Posts

Scrambled Eggs Slime Mold

Wandering about our Littleton farm this morning, I noticed a yellow object in a swath of wood mulch.  Thinking it was a toy left behind by one of my grandsons, I walked over for a closer look and found that it was a yellow, sponge-like mass, broken by a few orange creases; frankly, it resembled a cheese omelet.

In fact, it was Fuligo septica, commonly known as scrambled eggs slime mold (or, if you prefer, dog vomit slime mold).  One of the more abundant species of slime molds, it is a member of the plasmodial group, characterized by sprawling masses of fused amoebic cells; once the cells congregate, their cell walls break down and the resulting structure is a cytoplasmic bag with thousands of nuclei.  The cellular slime molds, on the other hand, produce a mass in which the amoebic cells retain the integrity of their cell walls.  In both groups, fruiting structures eventually form, releasing spores that mature to form individual amoebic cells.

Once included in the Fungi Kingdom, slime…

Focused on Watersheds

While birds and birding are the subjects of most posts in this blog, I am personally most interested in ecosystems and in the landscapes that they occupy.  Landscapes are the products of geology, tectonic forces and erosion, the latter occurring primarily by the action of water or ice.  Terrestrial ecosystems reflect the underlying geology and topography, the regional climate and the availability of water (in the form of precipitation or surface water brought in by streams).

It is with this knowledge that I focus on watersheds as I travel about our country or the globe and even pay close attention to them within my home cities.  Water, after all, is both essential to life and the primary architect of natural landscapes.  Understanding the regional topography requires that we know its component watersheds, from the main rivers to their smallest tributaries.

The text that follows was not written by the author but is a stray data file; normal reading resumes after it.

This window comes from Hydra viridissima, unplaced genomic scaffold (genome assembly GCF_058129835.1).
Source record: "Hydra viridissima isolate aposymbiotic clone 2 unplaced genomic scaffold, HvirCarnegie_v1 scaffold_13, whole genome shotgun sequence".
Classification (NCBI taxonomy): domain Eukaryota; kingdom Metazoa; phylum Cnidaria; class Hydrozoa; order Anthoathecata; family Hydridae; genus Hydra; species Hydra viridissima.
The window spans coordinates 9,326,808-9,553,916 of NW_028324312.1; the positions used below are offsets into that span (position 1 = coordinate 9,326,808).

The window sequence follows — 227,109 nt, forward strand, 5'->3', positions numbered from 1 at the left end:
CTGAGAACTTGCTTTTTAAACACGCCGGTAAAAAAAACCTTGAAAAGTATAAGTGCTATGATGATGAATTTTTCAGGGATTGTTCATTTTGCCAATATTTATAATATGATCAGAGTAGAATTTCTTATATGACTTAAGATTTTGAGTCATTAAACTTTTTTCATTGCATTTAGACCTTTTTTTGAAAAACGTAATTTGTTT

In the U.S., some States greatly assist our effort by using road signage to demarcate the watersheds (North Carolina and Tennesse…

Flashback Post VIII

Today marks the summer solstice, the beginning of the astronomical summer in the Northern Hemisphere.  Some of us have already had enough oppressive summer heat and look forward to the mild days and crisp nights of fall.  In the meantime, we often escape (at least in our minds) to cooler climes, a sentiment I shared in June of 2011.

See: Carrabassett Flashbacks

The Smoky Hills of Kansas

Yesterday, as I flew from Missouri to Colorado, our route took us across the central latitudes of Kansas.  The low morning sun angle and clear skies provided ideal conditions for observing the topography below and I got a good look at the Smoky Hills.

The Smoky Hills Province of the Great Plains stretches across north-central Kansas and into south-central Nebraska.  It is characterized by low hills that have been sculpted from Cretaceous bedrock by the tributaries of the Smoky Hill, Saline, Solomon and Republican Rivers (south to north).  That bedrock, deposited within and along a Cretaceous Sea that once covered most of the Great Plains region, is comprised of three bands: Dakota Sandstone, Greenhorn Limestone and Niobrara Chalk (east to west).

Those who drive across Kansas on Interstate 70, cross the southern portion of the Smoky Hills Province between Salina and Hays; there, some ridges of the Province are adorned with turbines of the massive Smoky Hills Wind Farm.  The High Plain…

A Bird's-eye View of Eagle Bluffs

Returning to Colorado this morning, I flew out of Columbia Regional Airport, in central Missouri.  The plane took off to the south and then banked westward, crossing the Missouri River just south of Eagle Bluffs Conservation Area.

Fortunately, I had a window seat on the right side of the aircraft and was treated to a fabulous view of that floodplain preserve, my favorite birding location in the Midwest (see Ding Darling of the Midwest).  While I have often explored its many pools, channels, marshes and woodlands at ground level, I have never observed them from above.

Indeed, I realized that my perspective matched that of migrant waterfowl, pelicans, cormorants and shorebirds as they arrive from the south each spring.  Though water levels are currently low across the floodplain, the result of an ongoing drought, it was obvious why this refuge is a magnet for those migrants as they travel up the Missouri Valley, on their way to northern breeding grounds.